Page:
Other countries' positions are far worse. An OECD study in 2001 projected that health and pensions provisions for the over-65s would account for 10 per cent of UK GDP in 2050, but some 25 per cent of the GDP of France and Germany.
You could shave this back a bit by cutting pension rights (as Germany is doing), by getting people to work longer, by trying to increase the proportion of people of working age in some sort of job and so on. But even if you do all this, there will still be considerable pressure to increase taxation. Can it be done?
The blunt answer is probably not. If you ask people whether they are prepared to pay higher taxes in exchange for better public services, in Britain at least they tend to say yes. People also point to the fact that tax in several Continental European countries is higher than in the UK. But the actual proposition is different: it is to pay higher taxes for the same level of services, perhaps slightly worse ones. Besides, if you look at what people do, rather than what they say, the message is that there is a top limit to the tax take. The bottom graph comes from some statistics in a fascinating study of the long-term fiscal challenge facing governments Who will Pay?, by Peter S Heller, a senior staff member of the International Monetary Fund.
The first column of bars shows tax as a percentage of GDP taken in different countries - the UK is a bit lower than now, but these were 1999 figures before Gordon Brown got into his big spending mode. As you can see, Sweden tops the poll. But the higher the tax the higher the shadow economy - the cash-in-hand, tax-avoiding part. The second set of bars show an estimate for that in the late 1990s by two IMF economists, published in an IMF staff paper in 2000. On the graph Belgium and Sweden top the league at 22/23 per cent, though Italy and Greece are even higher. The UK is at 13 per cent and the lower-taxed US at 9 per cent.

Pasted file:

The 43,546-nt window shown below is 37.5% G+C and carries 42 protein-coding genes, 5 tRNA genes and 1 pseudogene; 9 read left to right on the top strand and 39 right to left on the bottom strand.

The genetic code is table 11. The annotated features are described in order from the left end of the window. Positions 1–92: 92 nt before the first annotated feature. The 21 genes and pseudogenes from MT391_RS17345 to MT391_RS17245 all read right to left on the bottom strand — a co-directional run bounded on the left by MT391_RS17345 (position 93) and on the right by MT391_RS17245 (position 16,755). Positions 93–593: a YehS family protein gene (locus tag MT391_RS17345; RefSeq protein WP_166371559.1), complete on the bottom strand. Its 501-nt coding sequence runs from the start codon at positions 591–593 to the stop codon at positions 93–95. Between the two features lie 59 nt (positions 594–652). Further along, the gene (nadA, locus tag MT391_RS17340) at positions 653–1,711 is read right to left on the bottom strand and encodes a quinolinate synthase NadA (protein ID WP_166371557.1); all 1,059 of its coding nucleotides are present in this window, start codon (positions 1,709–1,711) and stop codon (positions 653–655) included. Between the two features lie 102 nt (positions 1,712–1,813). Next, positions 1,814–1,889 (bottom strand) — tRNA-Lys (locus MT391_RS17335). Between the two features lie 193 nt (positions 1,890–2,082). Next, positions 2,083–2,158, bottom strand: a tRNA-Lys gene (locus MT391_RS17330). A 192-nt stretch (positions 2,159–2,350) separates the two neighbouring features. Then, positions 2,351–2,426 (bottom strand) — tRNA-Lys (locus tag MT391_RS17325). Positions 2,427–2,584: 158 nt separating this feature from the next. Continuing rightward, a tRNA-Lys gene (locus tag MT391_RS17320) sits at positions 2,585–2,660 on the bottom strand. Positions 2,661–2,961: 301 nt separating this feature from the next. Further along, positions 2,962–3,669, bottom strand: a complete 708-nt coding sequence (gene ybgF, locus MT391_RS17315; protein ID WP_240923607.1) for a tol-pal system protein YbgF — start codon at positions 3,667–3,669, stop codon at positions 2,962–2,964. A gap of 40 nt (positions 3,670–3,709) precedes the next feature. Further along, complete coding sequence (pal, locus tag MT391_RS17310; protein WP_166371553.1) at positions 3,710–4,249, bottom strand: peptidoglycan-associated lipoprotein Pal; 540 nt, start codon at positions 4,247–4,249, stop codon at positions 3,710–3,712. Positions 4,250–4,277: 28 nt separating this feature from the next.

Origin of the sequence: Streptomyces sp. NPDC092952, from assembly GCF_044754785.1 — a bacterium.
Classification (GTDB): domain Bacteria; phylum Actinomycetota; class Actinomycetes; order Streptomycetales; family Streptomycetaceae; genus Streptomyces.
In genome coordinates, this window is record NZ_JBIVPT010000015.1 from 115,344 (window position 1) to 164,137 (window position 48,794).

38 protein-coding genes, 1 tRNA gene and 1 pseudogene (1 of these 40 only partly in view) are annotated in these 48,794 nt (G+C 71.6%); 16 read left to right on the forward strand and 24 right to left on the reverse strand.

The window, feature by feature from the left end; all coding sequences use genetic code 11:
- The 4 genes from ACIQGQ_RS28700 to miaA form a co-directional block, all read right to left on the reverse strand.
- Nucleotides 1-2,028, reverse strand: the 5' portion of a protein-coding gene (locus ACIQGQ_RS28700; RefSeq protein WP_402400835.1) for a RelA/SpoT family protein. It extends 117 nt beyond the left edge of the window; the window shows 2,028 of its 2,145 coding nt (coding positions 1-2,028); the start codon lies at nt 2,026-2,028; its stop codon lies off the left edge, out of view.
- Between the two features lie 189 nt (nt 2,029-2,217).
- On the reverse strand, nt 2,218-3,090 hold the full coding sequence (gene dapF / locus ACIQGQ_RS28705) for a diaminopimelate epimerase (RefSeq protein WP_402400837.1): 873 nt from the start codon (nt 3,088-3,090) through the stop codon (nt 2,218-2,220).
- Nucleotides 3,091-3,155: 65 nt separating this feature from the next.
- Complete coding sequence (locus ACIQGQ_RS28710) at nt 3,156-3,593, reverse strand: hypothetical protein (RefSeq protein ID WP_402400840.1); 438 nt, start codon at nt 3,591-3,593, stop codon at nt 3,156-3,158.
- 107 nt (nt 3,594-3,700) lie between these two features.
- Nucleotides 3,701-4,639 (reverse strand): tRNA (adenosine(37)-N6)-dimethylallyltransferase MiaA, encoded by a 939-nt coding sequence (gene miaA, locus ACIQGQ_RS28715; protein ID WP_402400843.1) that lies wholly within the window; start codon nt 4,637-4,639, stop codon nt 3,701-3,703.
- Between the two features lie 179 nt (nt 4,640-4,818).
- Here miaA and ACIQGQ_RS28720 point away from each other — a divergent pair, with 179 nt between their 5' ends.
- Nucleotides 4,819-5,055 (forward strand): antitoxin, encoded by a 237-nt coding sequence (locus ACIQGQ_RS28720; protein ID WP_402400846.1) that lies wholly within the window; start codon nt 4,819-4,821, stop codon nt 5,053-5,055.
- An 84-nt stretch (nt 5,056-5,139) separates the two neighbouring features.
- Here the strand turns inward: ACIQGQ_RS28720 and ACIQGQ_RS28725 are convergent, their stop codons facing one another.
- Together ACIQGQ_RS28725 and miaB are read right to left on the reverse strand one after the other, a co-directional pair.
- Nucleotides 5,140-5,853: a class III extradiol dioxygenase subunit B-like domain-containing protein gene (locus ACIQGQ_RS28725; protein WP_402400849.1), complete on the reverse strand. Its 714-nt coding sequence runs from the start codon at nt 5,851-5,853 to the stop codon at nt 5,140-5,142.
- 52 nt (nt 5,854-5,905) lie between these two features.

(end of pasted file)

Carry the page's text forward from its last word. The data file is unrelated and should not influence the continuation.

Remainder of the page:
Now put the two together. If you allow for the part of the economy that is outside the tax net altogether, the ratio of tax to GDP is much lower (the third bar). In the case of Sweden it falls from 52 per cent to 42 per cent. In every other country the tax burden falls below 40 per cent.
In very round terms, taxes have risen over the past 30 years by almost as much as the shadow economy has cut the tax take. In other words, governments have put up tax rates but people have responded by moving outside the tax system so that the total tax take has hardly risen and in some cases fallen.
Thus in Britain in 1970 our tax take was 30 per cent of GDP, but since the shadow economy was only 2 per cent of GDP, the actual proportion of GDP going in tax is lower now than then.
So governments cannot increase taxation as a share of GDP - or rather only in exceptional periods such as war. If they try and do so, all they do is push activity into the shadow economy. How then are they going to service the debts that they are now accumulating each year?
My guess is that eventually fiscal policy will have to be taken out of the hands of government, just as monetary policy has been given to independent central banks. It will be resisted, of course, but democracies have a way of adjusting to economic necessity. Just as irresponsible monetary policy led to a surge in inflation, so irresponsible fiscal policy is leading to debts that will be very hard to pay off. I would expect some sizeable developed countries to either default on their debts or have some severe fiscal reconstruction.
Not a lot of fun - but the university fees row this week gives a sniff of pressure to come.Reuse content